A particularly nuanced and intense scene between Master and Freddie occurs when the latter is being 'processed' by Dodd. We learn more of Quell's troubled past serving our nation, his severed love life, the incestuous drunken sexual actions with his aunt, his psychotic mother and the murders he carried out for our government overseas. This scene builds in tension and raw emotion and Lancaster Dodd refers not only Freddie but the human race as animals. He is very skilled and layered at chipping at the psyche of the troubled while he feasts on the traumatized. We meet Master's family, including his wife Peggy, who is played BRILLIANTLY by Amy Adams. This role might be the most accomplished I've seen her as an actress thus far. Peggy supports and endorses strongly everything her husband preaches, including their joint ambitions of curing leukemia and psychological disorders and returning our minds back to the "inherent state of perfect" they were trillions of years ago through time travel hypnosis therapy. They see each mortal life as yet a vessel to pass along a state of consciousness that never has died. 'The Cause' aka The Cult aims to remedy the soul and spirit through "memory fillers" but essentially it sounds like nonsense and moreso cognitive delusion. As with most cults, there's some singing, some dancing, the standard seductions of the damaged and wounded. Perhaps even Peggy aims at a more pure goal, evidenced by her displeasure of Lancaster getting drunk with the distilled liquor Freddie makes, erhm persuading him not to get inebriated anymore.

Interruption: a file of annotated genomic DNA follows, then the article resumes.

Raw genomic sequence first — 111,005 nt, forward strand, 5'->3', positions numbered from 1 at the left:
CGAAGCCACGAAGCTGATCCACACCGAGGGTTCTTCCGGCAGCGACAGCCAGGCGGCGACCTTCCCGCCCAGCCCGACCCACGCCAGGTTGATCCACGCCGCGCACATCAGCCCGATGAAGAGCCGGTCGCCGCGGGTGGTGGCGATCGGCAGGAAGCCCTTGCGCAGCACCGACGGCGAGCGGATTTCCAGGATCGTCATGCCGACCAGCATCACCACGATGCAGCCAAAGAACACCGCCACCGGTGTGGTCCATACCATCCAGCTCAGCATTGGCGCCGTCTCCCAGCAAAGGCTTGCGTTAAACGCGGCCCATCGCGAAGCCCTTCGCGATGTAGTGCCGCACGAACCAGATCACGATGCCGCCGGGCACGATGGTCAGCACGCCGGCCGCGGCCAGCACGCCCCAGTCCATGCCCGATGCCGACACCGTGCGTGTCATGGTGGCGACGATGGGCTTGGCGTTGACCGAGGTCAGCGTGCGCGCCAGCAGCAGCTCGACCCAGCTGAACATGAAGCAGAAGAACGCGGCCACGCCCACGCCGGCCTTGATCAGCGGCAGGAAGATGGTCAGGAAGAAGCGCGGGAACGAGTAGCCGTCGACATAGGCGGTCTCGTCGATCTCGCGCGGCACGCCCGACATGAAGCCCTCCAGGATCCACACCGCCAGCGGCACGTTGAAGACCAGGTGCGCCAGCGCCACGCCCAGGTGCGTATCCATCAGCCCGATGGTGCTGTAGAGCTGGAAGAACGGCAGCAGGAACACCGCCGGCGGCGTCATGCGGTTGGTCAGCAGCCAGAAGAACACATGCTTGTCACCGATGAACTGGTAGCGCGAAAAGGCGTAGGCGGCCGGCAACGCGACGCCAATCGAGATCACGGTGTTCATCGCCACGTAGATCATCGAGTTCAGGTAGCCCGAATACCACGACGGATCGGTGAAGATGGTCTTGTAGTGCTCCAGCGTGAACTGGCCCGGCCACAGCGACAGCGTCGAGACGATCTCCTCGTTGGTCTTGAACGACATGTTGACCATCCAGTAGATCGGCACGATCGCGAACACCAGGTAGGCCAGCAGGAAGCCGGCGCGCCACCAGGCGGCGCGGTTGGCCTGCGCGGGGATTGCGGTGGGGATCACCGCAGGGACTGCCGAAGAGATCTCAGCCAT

The water journey endured by The Cause lands them initially in New York City to attract other clients but after some resistance, their travels take them to Philadelphia where they run a brainwashing clinic in the home of Helen Sullivan, played by Laura Dern. Soon after arriving however, Lancaster is arrested for a wrongful withdraw of funds from the group back in NYC and an angry, 'animalistic' Freddie Quells gets locked up too for violent resistance of the police. It is then that Freddie reaches a crossroads of realizing the absurdity of his new friends or submitting to The Cause completely. Dodd explains that nobody likes Freddie except him and it is obvious that he yearns for Quell's attention and possibly aims to craft Freddie's disillusion into a protege of sorts. Phoenix's character endures an aggressive application of re-conditioning the perception of all three of his eyes in an eerie scene that alters the very nature of texture and color frequency. As Peggy and Lancaster maintain to those in need of their administration, "You're asleep and have been for trillions of years." The basis of their cult is expanded and Lancaster publishes his second book of ideologies entitled, 'The Split Sabre.' A woman points out the error in foundation that Dodd has written in his new novel, noting that his vital question of, 'Can You Recall?' has now been written as 'Can you Imagine?' Despite Freddie's newfound docile nature and submission to The Cause, he still retains the impulsive anger that has plagued his previous self. He assaults a naysayer of Dodd's new book, proving that the methods are not what they were explained.